Animal Rights

AZ Fabian’s Law: Justice for Poodle Killed by Pit Bull?

| by Phyllis M Daugherty

Since September 2009, over 600 fatal dog-on-dog attacks have been reported in Maricopa County, AZ. The proposed “Vicious Dog Owner Responsibility Act” (aka Fabian’s Law) would provide a civil remedy for distraught owners who often watch their pet die in a brutal, unprovoked attack and are left with veterinary and other bills. Does Fabian’s Law deserve our support?

Fabian’s story:

“Our beloved miniature poodle, Fabian, was killed by an unleashed pit-bull on September 5, 2009, at our home in Glendale, AZ,” Richard Andrade tells us. “Fabian was on his owner's leash, in his own driveway, when a neighbor's pit-bull ran out of their backyard across the street, and viciously attacked Fabian. Minutes later, Fabian was rushed to an emergency animal hospital but did not survive.”

“Unknown to my wife Sally, and I, while we were away on vacation, four men moved into the rental house across the street on September 1,” he continues. “We returned home on Wednesday, September 3, 2009. On the evening of September 5, while I was not home, Sally returned to our house after a walk with Fabian and Cheri, our other poodle. A pit bull suddenly ran from the backyard of the rental house, across the street, and into our extended driveway and grabbed Fabian in his jaws. Sally said it happened so fast, she had no time to react.” 

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“Our next-door neighbor, who is a responsible pit bull owner himself, heard Sally and Fabian screaming and ran over to help. He finally got Fabian’s limp, bloody body away from the dog, and another neighbor and Sally rushed him to the veterinarian. Fabian’s last act was trying to lift his head high enough to lovingly kiss Sally’s face. Within a short time after their arrival at the emergency veterinary hospital, Fabian died—and a part of us died with him.”

The need for dog-owner-responsibility laws.

“The renters denied ownership of the pit bull, and animal control advised me that current law would only allow citations for "Failure to Wear" and "Dog at Large." The renters had no assets and moved out within 30 days. We had a total of $5,300 in bills, including counseling to help Sally try to sleep at night without nightmares of the attack on Fabian.”  (Small Claims court in AZ only allows up to $2,500.) “An attorney advised me that there are no laws in AZ that provide for reimbursement in dog-on-dog attacks, although civil and criminal remedies exist for dog attacks on humans.”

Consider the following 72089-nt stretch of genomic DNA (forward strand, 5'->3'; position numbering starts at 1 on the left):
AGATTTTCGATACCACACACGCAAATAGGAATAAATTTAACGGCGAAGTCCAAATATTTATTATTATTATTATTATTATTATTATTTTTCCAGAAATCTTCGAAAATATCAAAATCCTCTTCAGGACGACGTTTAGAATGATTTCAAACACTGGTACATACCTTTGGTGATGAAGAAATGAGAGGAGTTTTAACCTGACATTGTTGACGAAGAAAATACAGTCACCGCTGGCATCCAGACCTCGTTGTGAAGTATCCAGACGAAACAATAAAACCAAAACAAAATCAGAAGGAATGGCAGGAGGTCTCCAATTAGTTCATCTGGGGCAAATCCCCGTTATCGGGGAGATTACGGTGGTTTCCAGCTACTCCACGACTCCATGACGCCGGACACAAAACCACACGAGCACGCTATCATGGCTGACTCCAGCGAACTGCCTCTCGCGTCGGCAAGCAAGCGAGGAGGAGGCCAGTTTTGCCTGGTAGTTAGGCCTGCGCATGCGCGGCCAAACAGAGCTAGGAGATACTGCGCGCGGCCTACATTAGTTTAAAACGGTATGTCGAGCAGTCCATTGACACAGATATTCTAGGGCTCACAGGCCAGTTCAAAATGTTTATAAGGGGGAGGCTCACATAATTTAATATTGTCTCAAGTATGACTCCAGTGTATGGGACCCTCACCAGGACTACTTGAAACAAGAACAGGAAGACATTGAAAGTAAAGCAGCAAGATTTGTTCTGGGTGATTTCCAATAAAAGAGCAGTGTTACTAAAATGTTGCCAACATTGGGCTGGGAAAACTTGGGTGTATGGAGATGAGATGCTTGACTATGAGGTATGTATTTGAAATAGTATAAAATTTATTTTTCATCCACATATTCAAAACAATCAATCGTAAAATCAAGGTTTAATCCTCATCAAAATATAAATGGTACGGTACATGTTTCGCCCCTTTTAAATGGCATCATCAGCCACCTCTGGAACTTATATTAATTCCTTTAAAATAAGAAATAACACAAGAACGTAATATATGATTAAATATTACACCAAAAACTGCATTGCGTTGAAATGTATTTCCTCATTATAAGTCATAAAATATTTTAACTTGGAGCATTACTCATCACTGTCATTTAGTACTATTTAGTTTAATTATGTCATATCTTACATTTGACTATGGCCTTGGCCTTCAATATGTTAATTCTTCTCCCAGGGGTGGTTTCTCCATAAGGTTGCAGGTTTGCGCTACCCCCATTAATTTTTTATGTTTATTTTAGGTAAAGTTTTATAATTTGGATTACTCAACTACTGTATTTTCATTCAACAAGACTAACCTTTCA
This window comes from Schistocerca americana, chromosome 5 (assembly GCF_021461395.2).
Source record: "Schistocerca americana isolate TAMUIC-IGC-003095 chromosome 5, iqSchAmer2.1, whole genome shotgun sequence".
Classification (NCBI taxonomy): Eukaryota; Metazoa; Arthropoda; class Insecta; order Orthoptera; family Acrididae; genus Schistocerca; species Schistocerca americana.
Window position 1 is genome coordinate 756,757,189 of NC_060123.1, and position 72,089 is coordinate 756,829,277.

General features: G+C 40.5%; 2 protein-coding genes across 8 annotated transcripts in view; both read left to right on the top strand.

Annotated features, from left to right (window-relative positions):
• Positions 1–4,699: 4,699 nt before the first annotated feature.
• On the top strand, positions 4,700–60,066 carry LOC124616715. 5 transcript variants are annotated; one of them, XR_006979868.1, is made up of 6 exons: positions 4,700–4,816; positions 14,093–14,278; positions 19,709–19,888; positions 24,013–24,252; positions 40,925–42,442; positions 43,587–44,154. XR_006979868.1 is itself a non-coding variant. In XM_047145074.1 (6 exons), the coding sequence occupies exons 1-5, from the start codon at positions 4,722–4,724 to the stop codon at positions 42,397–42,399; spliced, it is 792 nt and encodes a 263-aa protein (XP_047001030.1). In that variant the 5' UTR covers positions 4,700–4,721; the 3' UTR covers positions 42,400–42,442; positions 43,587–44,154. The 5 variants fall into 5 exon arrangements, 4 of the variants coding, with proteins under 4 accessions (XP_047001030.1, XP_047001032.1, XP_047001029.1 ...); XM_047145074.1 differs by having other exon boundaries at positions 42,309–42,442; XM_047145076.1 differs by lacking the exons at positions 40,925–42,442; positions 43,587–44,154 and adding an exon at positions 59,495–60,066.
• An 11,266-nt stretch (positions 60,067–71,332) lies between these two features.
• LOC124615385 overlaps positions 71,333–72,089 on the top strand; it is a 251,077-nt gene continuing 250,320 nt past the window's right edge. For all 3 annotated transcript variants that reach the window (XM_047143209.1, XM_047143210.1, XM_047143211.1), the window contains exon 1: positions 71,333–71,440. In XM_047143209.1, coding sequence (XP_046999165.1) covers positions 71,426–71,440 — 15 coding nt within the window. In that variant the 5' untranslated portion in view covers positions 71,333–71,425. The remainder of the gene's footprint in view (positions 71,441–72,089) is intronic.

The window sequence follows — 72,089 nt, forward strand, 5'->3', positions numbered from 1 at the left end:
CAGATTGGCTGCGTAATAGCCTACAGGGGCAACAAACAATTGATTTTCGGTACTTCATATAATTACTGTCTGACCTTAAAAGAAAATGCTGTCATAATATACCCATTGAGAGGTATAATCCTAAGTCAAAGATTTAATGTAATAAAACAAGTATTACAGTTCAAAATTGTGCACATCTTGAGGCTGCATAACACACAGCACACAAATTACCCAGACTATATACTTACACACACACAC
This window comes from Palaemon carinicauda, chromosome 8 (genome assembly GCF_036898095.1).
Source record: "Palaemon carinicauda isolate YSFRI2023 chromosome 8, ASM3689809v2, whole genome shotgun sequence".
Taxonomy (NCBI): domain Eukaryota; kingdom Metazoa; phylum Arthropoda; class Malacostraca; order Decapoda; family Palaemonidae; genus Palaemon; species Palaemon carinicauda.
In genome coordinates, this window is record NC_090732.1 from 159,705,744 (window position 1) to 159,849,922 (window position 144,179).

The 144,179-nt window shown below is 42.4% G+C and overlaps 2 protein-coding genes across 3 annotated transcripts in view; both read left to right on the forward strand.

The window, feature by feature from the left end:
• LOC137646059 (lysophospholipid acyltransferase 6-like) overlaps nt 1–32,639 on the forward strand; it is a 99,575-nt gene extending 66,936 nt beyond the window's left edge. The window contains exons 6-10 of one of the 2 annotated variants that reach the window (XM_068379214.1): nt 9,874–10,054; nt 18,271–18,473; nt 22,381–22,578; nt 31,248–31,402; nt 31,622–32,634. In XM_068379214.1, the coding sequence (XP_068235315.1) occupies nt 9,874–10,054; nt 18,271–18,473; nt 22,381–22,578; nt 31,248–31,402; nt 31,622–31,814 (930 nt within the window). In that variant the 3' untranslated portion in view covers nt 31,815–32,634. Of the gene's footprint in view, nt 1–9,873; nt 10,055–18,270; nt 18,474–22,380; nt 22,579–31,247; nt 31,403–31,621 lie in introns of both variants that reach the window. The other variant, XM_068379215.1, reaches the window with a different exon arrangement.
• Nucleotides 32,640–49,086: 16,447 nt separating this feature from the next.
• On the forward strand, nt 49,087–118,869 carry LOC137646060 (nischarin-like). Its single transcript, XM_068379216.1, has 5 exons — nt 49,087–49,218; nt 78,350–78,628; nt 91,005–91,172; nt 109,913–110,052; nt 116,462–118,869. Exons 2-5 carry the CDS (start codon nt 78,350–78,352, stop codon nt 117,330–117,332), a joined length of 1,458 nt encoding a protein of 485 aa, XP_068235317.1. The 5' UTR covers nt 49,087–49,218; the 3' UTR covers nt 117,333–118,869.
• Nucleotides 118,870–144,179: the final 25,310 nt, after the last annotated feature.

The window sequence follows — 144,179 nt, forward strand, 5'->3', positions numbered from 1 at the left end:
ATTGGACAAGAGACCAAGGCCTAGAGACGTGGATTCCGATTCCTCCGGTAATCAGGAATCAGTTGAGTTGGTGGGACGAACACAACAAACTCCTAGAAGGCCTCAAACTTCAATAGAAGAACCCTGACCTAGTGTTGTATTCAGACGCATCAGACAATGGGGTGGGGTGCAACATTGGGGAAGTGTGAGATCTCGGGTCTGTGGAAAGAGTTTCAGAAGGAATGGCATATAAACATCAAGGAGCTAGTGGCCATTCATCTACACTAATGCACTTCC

“Sally and I decided that, although we would never be reimbursed for our expenses, we would work for a law to address dog-on-dog attacks in AZ and then in other states that do not have this protection. Many owners are left with huge veterinary bills, an injured or dead pet, and grief that will haunt them for years.” 

 

How frequent are serious dog-on-dog attacks? 

 

“In Maricopa County alone, from September 5, 2009 thru June 5, 2010, there were over 3,000 incidents related to dog attacks, 750 which were dog-on-dog,” states Richard Andrade “Sally and I did everything the law required of us, making sure our dogs were leashed while off property, vaccinations were current; they were registered and licensed with Maricopa County. Yet, the current law failed us. The owner of the pit-bull felt he was above the law and failed even to show up for court to face the fine for Dog at Large.”

What is Fabian’s Law?

"Fabian's Law" is aimed at irresponsible, vicious-dog owners and would impose (1) stricter fines, (2) steps that a vicious dog owner would have to take to safeguard from another attack; and Fabian’s Law would (3) provide a legal path to pursue compensation for victims—the dogs/cats and the owners of pets that suffer from vicious, unprovoked attacks. Currently, AZ laws only address attacks on humans—not on another dog or a cat.

Is Fabian’s Law breed specific?

Sally and Richard Andrade are very clear that "Fabian's Law" is not and has not been breed specific. “All dog breeds attack,” they emphasize, “but regardless of the breed, our concern is not just limited to injury to pets but that there may be a child on the other end of the leash or trying to protect a pet, and they may also become a victim.” Without a law to establish accountability, dog owners are obviously not taking proper precaution to prevent even greater tragedies.”

What do you think? 

Read more about Fabian’s Law at www.FabiansLaw.com

If you want to help from anywhere in the world, you can write a short letter, e-mail or make a phone call to the Arizona State Legislature, asking them to support Fabian’s Law,  the Vicious Dog Owner Responsibility Act.  Here’s the contact:  State Representative Steve Montenegro, 1700 W. Washington St., Rm. 309, Phoenix  AZ 85007, Phone:  (602) 926-5955,  [email protected] 

Do you think Fabian’s Law will result in more responsible dog ownership in AZ?